Quitting smoking isn't easy, even with the advent of e-cigarettes. The NHS Stop Smoking Services (SSSs) were established in 2000, and have shown superior results to nicotine replacement alone, but are characterised by low, and dropping, attendance rates. Beneath the highlight figure of a halving of UK smoking prevalence over the past 40 years lies a direct £6 billion cost to the NHS and 80 000 deaths each year, as well as recent concern that clinical commissioning groups are not renewing service funding.1 Given that the ‘health belief model’ is based upon a trigger changing behaviour, what will encourage attendance at SSSs, especially with evidence that smokers underestimate their own personal risk? Gilbert et al2 randomised over 4000 smokers across almost 100 general practices to receive either a standard generic advertisement of the SSS clinic, or an individually tailored risk letter and invitation to a no-commitment introductory SSS session. The hosting general practitioners (GPs) and SSS advisors were masked to the allocation. The personalised letter more than doubled the odds of attending the SSS, showing that a more proactive approach can help engagement. Interestingly, the intervention was more effective with men, who are typically less likely to attend and set quit dates.
Craving and physiological reactivity in addiction are, in part, conditioned responses to learned cues. Extinction training, with extended, unreinforced cue exposure, has been shown to reduce these, though in practice, effectiveness has been disappointing. Retrieval extinction is a modification that strategically delivers the technique during a reconsolidation window when retrieved memories appear more amenable to alteration, updating the initial memory with information that is incongruent with the cue. Gemeroth and colleagues3 randomised 168 smokers to either smoking-related or non-smoking-related extinction training, and followed-up craving and smoking behaviours. The directed intervention substantially reduced craving in response to both familiar and novel smoking cues, as well as the number of cigarettes smoked per day, at the follow-up 1 month later.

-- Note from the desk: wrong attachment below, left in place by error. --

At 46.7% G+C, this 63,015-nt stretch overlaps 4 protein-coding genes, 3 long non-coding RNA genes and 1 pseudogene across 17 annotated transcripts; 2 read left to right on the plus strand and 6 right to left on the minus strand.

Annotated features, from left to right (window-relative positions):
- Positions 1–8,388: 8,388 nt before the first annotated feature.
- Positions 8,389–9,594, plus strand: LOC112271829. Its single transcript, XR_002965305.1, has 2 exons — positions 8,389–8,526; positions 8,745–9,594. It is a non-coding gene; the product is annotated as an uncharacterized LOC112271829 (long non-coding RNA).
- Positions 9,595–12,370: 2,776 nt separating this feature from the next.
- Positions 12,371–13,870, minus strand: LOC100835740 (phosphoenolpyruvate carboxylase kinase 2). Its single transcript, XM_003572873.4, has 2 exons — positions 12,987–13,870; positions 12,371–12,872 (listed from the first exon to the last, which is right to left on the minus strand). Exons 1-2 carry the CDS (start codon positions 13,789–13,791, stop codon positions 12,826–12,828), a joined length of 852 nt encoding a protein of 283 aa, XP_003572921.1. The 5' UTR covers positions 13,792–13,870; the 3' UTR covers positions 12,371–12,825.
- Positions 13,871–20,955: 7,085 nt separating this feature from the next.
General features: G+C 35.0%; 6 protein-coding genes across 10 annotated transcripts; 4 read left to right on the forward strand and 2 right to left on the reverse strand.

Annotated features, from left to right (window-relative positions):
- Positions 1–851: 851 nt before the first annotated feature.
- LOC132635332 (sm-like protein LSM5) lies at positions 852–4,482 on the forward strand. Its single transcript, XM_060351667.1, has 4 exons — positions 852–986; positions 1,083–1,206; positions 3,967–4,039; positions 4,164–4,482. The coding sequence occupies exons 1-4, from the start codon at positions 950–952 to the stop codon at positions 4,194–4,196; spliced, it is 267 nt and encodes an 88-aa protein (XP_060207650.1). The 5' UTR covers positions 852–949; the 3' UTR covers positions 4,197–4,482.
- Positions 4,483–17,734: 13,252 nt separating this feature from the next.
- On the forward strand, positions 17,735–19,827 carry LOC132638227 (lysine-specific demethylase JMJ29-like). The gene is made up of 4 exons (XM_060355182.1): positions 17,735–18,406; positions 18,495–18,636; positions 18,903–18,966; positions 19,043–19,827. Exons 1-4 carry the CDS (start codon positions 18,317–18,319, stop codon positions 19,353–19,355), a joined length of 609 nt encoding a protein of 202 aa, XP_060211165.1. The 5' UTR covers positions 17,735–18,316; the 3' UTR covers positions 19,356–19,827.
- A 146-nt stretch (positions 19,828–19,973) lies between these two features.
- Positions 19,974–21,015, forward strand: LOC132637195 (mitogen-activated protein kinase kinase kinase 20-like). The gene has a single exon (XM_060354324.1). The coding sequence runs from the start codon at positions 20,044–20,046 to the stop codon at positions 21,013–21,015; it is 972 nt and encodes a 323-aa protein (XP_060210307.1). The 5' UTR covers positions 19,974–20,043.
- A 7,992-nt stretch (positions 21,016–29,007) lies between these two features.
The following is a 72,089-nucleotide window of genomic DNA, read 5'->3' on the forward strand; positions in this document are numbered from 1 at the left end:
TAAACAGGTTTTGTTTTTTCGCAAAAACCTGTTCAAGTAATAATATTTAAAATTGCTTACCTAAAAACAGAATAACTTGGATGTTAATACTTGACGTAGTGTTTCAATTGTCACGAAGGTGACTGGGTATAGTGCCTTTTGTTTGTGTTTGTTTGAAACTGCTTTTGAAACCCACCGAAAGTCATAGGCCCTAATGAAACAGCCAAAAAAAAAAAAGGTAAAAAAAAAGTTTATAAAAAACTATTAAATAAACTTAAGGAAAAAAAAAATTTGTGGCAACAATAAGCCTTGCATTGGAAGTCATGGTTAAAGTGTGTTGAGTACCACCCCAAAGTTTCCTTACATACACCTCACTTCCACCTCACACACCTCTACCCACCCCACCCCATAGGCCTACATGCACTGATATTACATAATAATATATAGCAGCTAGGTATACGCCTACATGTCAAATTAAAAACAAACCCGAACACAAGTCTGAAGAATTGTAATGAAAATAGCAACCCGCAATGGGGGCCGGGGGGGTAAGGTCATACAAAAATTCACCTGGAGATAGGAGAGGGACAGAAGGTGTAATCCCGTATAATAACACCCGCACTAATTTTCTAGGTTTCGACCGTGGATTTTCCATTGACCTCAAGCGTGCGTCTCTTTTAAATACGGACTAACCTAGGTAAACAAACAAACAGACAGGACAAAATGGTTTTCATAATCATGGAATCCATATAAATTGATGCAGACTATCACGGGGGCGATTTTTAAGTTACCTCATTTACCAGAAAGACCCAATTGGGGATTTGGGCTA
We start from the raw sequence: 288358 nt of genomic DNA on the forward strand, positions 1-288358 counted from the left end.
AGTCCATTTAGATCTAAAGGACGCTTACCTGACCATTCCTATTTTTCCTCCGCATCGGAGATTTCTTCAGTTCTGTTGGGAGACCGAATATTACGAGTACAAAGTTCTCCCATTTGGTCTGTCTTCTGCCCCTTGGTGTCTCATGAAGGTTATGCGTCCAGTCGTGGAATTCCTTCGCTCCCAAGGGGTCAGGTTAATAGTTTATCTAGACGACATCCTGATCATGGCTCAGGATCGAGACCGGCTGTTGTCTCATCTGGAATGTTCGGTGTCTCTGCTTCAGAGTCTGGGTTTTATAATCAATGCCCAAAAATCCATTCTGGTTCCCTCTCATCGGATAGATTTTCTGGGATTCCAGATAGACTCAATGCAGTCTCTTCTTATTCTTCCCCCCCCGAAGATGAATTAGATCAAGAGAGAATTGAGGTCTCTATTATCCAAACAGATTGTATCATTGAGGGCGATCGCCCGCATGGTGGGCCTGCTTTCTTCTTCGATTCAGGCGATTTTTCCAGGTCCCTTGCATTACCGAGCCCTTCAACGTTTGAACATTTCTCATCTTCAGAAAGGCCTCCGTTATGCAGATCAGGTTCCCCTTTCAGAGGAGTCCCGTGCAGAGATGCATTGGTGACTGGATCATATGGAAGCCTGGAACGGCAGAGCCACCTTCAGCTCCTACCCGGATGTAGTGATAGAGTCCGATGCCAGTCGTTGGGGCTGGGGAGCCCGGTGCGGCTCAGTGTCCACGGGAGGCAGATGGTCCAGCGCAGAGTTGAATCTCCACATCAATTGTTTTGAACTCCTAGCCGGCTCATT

Nootropics (including nicotine) enhance cognitive performance, and there's much contemporary interest in such agents. Wesnes et al4 evaluated the effects of the energy drink Red Bull on 24 healthy volunteers in a randomised double-blind three-way crossover study that also included the sugar-free version and a placebo. A standard 250 mL serving of Red Bull contains 80 mg caffeine, 1000 mg taurine and 27 g glucose; the sugar-free variant is pretty much the same, minus the glucose. Red Bull produced a medium effect-size improvement over both the sugar-free version and the placebo across a wide battery of working and episodic memory tests; although surprisingly not influencing the attentional domain. It would seem that glucose is the magic ingredient that gives people wings.
Alfréd Rényi said that ‘a mathematician is a device for turning coffee into theorems’, and despite Wesnes et al's finding, many of us are acutely grateful for the pro-cognitive aspects of the world's most consumed psychotropic. Most research has focused on high doses, shorter-term effects and a narrow range of cognitive domains, but Wilhelmus and colleagues5 expand this, looking at more sustained effects of 60 mg caffeine on 82 low-/non-caffeine consuming adults. To orientate you, this is about the amount contained in a standard single espresso. Compared with placebo, caffeine significantly increased feelings of alertness, contentment and overall mood, with objective test performance showing enhanced attention and alertness across a range of batteries up to 1 hour after consumption, dipping off by about 3 hours. Sadly for us, any impact on hard-core grossly excessive coffee drinkers remains untested at this time. Nootropics are sometimes referred to as ‘Professor's little helpers’ and there is much debate about the principles and ethics of their use, particularly in schools and universities.